August 26, 2021
Not the Fool Hen Blues. Wildlife Science Requires Both Knowledge and Funding
While science helps us understand why the dusky grouse’s baffling behavior is counter-intuitive, the research is made possible through Wildlife Restoration funding from firearm and ammunition excise taxes.
There is a bird migration underway right now, but it is not what you may think. It’s late August. National Shooting Sports Month is coming to a close. And I am thinking about my shotguns and shot patterns, bird dogs and coming bird seasons. I throw a few clays at a shooting range near my home, hoping to restore “muscle memory” in case that is a real thing. My daughter who studies kinesiology says it is bogus – muscles cannot remember squat. But I remember missing more than a few birds on a chaotic flush, and practice does lead one toward perfection.
Dusky grouse are native to the mountains of the western United States and Canadian provinces, from the Yukon to the Arizona-New Mexico border. They have a curious way of making a living. They migrate as winter approaches. But not to the south. They move uphill – up steep mountain slopes where it is colder, snowier, windier, and more inhospitable – where, for humankind, living out a winter at timberline would be undesirable if not nearly impossible. It is counter-intuitive and on the face of it, a bit baffling that a big bird behaves in such a manner.
With the use of Wildlife Restoration funds (Pittman-Robertson), Colorado Parks and Wildlife researched the dusky grouse diet and habitat use and revealed that come winter, the bird lives in a virtual grocery store. They take up residence in dense stands of spruces and firs and pines and tend to move very little until springtime. Thick foliage cuts the otherwise biting wind. It is like sitting on a couch next to the fridge for a month of Sundays. It is there that the bluish-colored two-pound birds ride out the winter eating nothing but conifer needles. They have the ability to digest terpenes prevalent in conifers that other animals find unpalatable. Moving up mountainsides in August is as natural and predictable as the moon’s pull on the seas.
The New Mexico Department of Game and Fish perfected a practical method of catching, transporting and releasing dusky grouse, to restore the bird in its natural range through Wildlife Restoration funds. The Oregon Department of Fish and Wildlife researched annual grouse survey methods most useful to measure population trends for dusky and ruffed grouse. Hunter-harvested grouse wings and tails proved best, underscoring the need for hunter cooperation in wildlife management.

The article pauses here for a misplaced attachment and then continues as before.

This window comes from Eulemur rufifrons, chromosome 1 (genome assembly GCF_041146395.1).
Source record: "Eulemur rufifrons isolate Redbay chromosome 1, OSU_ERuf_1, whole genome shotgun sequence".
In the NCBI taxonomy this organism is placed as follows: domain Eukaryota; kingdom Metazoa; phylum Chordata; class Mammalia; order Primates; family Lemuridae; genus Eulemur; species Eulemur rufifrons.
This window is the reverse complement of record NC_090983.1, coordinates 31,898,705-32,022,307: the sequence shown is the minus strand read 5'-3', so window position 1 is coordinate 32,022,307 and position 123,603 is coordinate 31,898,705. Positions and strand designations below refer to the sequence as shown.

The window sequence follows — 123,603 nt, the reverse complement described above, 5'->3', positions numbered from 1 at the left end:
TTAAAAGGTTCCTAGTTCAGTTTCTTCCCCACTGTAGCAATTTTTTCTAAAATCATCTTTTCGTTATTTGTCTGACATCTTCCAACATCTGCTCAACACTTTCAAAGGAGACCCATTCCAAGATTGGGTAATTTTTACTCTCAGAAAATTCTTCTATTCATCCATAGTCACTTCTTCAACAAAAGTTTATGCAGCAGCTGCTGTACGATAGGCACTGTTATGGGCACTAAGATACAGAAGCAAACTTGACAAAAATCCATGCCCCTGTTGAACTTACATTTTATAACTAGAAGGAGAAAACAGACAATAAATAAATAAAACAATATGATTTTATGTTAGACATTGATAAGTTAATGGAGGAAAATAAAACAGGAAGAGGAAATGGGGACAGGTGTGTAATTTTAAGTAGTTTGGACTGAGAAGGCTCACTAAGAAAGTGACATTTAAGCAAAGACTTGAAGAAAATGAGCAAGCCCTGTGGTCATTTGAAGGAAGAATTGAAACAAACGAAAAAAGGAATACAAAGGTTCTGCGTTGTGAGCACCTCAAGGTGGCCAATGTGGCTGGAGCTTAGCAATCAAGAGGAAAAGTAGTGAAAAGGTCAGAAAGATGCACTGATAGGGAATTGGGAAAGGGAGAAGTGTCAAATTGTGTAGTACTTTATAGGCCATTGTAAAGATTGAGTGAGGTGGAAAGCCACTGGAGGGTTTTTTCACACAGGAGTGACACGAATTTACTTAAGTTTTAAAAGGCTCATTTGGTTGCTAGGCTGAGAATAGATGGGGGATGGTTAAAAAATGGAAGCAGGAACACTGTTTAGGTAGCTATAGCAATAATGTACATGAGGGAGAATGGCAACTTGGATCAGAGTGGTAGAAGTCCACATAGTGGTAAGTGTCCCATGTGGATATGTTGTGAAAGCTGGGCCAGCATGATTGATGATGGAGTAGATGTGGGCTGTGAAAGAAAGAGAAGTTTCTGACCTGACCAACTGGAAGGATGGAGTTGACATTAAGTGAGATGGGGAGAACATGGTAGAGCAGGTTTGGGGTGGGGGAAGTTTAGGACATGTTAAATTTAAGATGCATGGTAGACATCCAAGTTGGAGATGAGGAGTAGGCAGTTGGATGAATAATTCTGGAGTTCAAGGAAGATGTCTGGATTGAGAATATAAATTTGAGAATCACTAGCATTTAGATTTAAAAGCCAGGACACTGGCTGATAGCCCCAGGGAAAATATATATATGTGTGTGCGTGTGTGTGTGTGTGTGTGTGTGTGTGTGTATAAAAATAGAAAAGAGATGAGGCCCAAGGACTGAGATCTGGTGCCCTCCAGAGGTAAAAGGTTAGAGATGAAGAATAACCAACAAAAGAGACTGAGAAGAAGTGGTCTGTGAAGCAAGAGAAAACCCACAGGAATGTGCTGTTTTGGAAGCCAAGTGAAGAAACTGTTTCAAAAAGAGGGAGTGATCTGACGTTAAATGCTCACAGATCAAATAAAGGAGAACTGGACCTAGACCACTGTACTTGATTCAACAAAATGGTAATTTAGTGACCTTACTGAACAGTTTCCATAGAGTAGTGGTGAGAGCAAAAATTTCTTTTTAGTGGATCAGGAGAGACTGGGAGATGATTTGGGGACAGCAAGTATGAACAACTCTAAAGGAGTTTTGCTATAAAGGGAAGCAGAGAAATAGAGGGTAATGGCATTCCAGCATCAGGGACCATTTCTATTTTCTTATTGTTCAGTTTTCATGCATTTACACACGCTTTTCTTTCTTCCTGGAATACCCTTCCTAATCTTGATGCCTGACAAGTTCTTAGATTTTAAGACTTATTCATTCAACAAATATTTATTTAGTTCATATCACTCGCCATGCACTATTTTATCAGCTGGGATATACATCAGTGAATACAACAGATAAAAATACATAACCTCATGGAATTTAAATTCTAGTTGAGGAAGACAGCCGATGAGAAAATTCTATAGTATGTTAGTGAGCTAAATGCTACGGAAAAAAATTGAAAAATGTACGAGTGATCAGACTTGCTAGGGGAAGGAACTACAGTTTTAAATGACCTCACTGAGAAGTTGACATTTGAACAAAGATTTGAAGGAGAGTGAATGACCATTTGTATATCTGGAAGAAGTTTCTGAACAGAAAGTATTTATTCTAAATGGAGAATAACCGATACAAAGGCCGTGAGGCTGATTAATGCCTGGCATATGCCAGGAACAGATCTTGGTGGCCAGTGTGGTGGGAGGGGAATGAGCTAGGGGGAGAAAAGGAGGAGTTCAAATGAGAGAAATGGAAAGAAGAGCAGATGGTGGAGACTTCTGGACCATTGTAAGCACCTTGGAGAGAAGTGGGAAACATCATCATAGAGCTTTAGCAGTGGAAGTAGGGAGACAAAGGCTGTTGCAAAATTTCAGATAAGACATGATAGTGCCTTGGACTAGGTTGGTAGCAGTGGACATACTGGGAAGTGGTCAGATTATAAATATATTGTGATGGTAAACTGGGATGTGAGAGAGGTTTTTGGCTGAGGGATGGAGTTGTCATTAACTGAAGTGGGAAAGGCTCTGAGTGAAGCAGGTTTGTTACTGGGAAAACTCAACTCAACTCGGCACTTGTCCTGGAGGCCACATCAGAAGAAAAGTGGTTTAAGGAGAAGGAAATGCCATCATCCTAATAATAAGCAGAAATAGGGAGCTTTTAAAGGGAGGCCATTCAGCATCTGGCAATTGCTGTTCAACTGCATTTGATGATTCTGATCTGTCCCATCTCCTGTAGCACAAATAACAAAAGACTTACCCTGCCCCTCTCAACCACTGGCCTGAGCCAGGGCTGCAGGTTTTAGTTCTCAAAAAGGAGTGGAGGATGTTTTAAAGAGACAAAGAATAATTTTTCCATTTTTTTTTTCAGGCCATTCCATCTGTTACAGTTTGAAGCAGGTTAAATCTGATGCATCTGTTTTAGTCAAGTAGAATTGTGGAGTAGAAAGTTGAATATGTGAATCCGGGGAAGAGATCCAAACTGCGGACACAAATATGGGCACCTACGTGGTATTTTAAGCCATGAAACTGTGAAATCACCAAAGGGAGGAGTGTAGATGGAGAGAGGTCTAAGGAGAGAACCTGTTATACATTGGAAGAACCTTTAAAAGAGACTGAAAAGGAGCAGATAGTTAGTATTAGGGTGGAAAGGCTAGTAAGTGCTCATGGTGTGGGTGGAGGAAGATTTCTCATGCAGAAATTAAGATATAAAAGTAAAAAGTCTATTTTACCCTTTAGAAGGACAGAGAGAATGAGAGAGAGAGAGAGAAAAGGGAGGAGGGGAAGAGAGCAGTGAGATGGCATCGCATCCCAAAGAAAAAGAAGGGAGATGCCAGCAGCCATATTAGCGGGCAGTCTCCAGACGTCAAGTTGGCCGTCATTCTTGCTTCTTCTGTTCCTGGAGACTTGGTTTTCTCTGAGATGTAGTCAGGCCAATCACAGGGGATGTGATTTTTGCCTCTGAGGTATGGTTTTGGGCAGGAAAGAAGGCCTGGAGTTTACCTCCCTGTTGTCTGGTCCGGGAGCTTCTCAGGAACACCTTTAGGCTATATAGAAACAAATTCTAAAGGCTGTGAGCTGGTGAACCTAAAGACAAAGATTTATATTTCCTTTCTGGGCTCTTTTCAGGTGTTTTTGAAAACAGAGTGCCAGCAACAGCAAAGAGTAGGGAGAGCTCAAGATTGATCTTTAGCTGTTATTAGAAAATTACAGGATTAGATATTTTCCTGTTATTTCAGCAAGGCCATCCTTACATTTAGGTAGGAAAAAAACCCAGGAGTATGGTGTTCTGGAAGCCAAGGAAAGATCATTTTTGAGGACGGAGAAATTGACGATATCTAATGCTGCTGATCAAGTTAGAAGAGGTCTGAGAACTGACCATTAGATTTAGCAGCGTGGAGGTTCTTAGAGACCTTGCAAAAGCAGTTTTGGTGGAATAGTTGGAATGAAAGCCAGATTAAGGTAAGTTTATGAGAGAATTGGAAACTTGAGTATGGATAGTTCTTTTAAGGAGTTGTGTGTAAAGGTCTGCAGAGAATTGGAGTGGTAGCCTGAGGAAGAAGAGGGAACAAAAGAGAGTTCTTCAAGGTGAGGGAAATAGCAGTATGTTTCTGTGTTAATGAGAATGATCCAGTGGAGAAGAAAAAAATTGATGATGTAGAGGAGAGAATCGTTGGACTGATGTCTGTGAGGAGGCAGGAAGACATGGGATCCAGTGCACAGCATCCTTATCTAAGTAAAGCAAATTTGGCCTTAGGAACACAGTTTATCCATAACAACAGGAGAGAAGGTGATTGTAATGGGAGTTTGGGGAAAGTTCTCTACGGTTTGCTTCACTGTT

These works of science and practical wildlife management are possible from excise taxes paid by manufacturers of archery gear, ammunition and firearms.
As August peels off the calendar, I’m thinking about the few more trips I can get in to catch Rio Grande cutthroats in potbelly pools shrouded by alders and currant bushes in the high country shared by dusky grouse, that is before the nights turn gelid and the cutthroat trout slow their feeding. Ice will soon enough cloak their headwater streams. Shrinking daylight and diminishing temperatures cue birds that it is time to move on, or in the case of the chicken-like dusky grouse – time to move up.
The upland game bird proclamation on my desk reminds me what is going on right now, and what is to come. A photo of a cock bird in full courtship display, tail fanned and eye combs lit a shade of neon yellow adorns the proclamation’s cover – a publication also funded by Wildlife Restoration dollars. In the coming weeks, migrating dusky grouse will intersect with bird hunters wearing off boot soles and quartering dogs to whom the world is a smell. With good “muscle memory” following the lumbering flutter of wings, there will be light flaky organic dusky grouse on the table.
To learn more about the benefits of Wildlife Restoration funding, visit Partner with a Payer.
Craig Springer is a biologist with the U.S. Fish and Wildlife Service – Wildlife and Sport Fish Restoration program.
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